Screenshot 2024-06-30 at 10.39.13 AM.png

The Royal Navy has used its smallest warships as a launchpad for autonomous minehunting operations for the first time.

Seven P2000 patrol vessels of the Coastal Forces Squadron deployed on NATO’s annual Baltic exercise – known as Baltops 24 – during which 50 ships, dozens of aircraft and 9,000 personnel from 20 nations operated together.

Two ships, HMS Puncher and Pursuer, welcomed aboard experts from Zulu Squadron of the Mine and Threat Exploitation Group and their autonomous craft.

Zulu Squadron are usually responsible for keeping the waterways clear and safe on the Clyde in Scotland through which the UK’s Vanguard strategic deterrent submarines operate from their base at Faslane.

Royal Navy y deployed a team of five to Baltops as a trial to see if they could send expeditionary mine hunting kit on overseas operations – with a view to them being able to do this anywhere in the world on demand in the future.

The team brought with them an IVER 3 Autonomous Vehicle, which operates independently, scanning the seabed with its sonar to identify potential mines and a Video Ray Defender remotely operated vehicle which sends a live stream back to the operator to safely find potential mines on the sea bed.

“I’m especially pleased with how the team have remained adaptable to challenges posed by the equipment and the weather, working long days and even encountering a bear while we were driving through the Latvian countryside,” said Lieutenant Malcolm Andrews, Zulu’s Operations Officer.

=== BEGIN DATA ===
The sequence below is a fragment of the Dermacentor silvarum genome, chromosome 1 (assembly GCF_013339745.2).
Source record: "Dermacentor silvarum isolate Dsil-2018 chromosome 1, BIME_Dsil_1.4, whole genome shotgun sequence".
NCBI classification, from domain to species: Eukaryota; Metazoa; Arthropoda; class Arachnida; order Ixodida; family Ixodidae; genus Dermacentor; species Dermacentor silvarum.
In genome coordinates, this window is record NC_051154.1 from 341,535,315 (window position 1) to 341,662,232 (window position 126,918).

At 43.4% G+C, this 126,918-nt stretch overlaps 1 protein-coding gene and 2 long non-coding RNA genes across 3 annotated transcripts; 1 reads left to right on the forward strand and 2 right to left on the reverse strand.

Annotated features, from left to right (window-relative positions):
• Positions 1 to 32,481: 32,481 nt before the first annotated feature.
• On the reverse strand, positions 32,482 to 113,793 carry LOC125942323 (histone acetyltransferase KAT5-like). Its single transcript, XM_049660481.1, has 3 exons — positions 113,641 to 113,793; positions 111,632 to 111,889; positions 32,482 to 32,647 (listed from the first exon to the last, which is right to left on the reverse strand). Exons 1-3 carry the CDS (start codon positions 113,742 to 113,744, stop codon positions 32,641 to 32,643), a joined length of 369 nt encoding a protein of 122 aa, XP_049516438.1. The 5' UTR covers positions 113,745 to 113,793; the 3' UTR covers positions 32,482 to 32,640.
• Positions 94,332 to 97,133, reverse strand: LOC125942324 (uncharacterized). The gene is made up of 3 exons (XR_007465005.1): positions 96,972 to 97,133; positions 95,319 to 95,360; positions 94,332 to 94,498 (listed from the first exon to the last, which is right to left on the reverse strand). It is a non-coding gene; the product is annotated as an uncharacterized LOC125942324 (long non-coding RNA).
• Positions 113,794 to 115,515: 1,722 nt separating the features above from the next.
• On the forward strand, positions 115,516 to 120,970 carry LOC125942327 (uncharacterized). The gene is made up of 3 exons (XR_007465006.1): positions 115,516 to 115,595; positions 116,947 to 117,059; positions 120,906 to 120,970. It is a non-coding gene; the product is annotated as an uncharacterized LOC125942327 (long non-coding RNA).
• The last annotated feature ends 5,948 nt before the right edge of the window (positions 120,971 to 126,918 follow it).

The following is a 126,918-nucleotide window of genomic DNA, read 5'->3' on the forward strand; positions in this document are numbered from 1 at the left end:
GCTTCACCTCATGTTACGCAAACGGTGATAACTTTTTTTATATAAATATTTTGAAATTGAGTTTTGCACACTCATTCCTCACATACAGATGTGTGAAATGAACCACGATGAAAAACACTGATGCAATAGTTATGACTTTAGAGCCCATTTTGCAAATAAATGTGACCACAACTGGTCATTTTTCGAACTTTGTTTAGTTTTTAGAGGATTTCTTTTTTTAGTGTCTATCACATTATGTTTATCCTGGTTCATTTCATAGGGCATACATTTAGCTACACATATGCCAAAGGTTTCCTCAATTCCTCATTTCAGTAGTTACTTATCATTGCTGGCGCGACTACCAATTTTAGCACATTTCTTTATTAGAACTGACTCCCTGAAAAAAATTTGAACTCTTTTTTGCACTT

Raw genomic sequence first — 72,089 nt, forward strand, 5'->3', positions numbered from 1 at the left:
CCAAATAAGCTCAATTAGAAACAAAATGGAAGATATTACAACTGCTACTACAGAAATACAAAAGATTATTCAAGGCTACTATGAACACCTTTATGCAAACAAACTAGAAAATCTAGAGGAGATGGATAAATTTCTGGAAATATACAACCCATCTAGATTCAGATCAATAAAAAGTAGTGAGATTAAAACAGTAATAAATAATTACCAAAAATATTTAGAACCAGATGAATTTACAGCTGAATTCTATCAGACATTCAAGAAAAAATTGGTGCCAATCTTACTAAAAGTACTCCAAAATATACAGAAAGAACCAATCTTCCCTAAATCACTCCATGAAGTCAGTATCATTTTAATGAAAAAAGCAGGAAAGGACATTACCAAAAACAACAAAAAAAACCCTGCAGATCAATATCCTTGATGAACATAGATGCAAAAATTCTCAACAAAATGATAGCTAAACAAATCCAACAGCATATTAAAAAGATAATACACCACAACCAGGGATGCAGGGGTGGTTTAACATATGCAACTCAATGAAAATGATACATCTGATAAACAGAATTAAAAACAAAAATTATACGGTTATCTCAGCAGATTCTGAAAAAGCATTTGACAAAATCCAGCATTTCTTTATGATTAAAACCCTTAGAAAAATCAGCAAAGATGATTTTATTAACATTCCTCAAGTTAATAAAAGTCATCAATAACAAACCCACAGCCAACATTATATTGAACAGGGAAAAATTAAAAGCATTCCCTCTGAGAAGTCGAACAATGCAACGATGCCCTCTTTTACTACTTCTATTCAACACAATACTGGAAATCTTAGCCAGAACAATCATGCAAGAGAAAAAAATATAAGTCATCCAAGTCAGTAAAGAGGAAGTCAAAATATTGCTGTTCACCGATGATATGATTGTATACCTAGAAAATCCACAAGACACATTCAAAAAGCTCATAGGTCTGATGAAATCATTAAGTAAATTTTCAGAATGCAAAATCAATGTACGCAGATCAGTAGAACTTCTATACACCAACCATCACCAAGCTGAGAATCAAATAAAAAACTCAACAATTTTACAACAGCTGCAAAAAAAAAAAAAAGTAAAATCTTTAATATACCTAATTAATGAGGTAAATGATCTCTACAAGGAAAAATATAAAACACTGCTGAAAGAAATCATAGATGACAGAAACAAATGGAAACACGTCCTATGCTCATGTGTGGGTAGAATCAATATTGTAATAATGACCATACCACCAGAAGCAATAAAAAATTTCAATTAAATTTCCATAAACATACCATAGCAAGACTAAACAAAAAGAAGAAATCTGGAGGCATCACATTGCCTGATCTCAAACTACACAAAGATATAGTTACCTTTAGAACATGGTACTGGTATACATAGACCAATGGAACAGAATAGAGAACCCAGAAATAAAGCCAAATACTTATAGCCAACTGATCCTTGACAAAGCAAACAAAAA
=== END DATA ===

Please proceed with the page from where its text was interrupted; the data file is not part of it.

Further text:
Elsewhere, patrol boats HMS Archer, Ranger and Example were involved in exercises in the complex island chain of the Stockholm Archipelago – where Royal Marines have also been operating.

The P2000s were used as ‘enemy’, charged with harassing larger warships of the Swedish and Dutch navies in the confined waters.

The squadron also worked with US forces specialising in Survival, Evasion, Resistance and Escape (SERE) techniques.

The ships delivered SERE teams on to land, working with US aircraft and Lithuanian patrol vessels, to find and rescue downed aircrew.

P2000s can operate alone and often do, but were split into two task groups after deploying in May for Baltops: HMS Explorer, Express, Puncher and Pursuer all focused on the area near Latvia, while Archer, Ranger and Example were near to Sweden. 

Source: navaltoday.com